Slave Play

Find out why people are walking out on this show that’s too controversial for its venue!

By Andrew Andrews

An antebellum plantation is the setting for the Broadway production of Slave Play at the Shubert Organization's Golden Theatre. Photo based on originals by Alvaro Prieto and Maryann Cummings.

Slave Play opens with three no-holds-barred farcical scenes about interracial sexual role play centered around themes of slavery. It’s more in line with the kind of experimental work I’d expect to find downtown than on Broadway, and it challenges the audience to let go of their expectations and hold on for the ride. But after the farce is abruptly terminated, shit gets real, and we “ruminate” over what just happened with the three couples undergoing day four of an experimental treatment, dubbed Antebellum Sexual Performance Therapy. The goal is to help the black partners overcome symptoms of impotence and withdrawal from their lighter-skinned significant others, but the road to recovery is always a bumpy ride.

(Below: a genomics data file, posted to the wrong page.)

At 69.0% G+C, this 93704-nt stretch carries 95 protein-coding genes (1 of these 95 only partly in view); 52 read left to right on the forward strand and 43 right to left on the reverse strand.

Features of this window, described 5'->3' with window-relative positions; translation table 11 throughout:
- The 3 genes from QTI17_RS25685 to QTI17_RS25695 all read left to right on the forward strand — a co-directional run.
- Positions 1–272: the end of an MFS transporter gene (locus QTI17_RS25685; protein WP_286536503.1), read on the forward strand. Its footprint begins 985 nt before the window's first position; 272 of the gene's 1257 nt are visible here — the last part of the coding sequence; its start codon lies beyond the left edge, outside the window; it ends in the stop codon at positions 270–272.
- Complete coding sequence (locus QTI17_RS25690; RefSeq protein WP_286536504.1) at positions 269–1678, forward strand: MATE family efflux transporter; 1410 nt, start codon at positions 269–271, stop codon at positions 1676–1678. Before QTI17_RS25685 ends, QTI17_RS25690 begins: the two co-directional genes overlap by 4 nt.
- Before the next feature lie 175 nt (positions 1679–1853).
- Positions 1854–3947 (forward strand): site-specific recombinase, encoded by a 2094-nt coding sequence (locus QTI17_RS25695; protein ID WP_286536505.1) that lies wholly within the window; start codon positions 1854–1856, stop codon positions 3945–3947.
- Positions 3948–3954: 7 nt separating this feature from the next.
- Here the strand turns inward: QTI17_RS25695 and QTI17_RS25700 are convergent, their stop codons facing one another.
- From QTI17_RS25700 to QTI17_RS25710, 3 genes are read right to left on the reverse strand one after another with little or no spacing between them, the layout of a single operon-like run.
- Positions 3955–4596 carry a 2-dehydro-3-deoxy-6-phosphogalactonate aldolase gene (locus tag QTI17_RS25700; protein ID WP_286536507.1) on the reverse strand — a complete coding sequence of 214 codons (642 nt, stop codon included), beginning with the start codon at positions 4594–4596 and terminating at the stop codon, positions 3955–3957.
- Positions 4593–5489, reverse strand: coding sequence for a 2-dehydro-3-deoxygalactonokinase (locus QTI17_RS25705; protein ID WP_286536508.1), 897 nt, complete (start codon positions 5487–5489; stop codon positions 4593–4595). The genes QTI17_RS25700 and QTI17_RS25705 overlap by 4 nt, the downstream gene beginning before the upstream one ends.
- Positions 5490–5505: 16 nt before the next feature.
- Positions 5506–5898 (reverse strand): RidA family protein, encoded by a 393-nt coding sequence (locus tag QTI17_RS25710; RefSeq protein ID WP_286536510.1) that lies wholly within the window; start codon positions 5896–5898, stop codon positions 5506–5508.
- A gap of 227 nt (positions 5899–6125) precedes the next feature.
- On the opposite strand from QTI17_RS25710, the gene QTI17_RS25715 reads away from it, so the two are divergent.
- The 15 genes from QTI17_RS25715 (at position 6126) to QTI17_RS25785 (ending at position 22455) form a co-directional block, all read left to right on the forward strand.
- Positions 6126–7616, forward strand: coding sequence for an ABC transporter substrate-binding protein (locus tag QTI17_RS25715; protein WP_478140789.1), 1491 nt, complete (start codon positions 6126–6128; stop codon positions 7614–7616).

The teasers for Slave Play sketch a picture for this production that deceptively doesn’t prepare theater-goers for what they’re about to experience. For aficionados of the avant garde like me, this results in a perfect surprise, but I noticed two couples and one lone attendee walk out of the performance early in the show, presumably to ask for their money back!

I would have been happy enough if the sex play had continued throughout the entire show, as the uneasiness of the situation was invigorating, and the apparent discomfort of those on stage led to hilarious lines and plenty of schadenfreude for those who could stomach the scenes. However, that alone would not be enough to get this story to Broadway, and although there’s plenty of comedy after the farce has ended, it’s gradually replaced by quite serious, emotionally-charged drama. The crossover isn’t as drastic as in Decky Does a Bronco, but it’s equally as effective.

Positing controversial ideas about unspoken, underlying causes of tension in relationships that cross racial boundaries, Slave Play reminds us that Broadway doesn’t have to stick to safe, familiar situations to draw a crowd, and I, for one, hope this is a sign that the big houses will continue to push their boundaries as they strive to appeal to younger and more ethnically-diverse audiences.


Andrew Andrews attended Slave Play at Shubert Organization Golden Theatre in Manhattan on Tuesday, October 1, 2019 @ 8:00pm to write this review.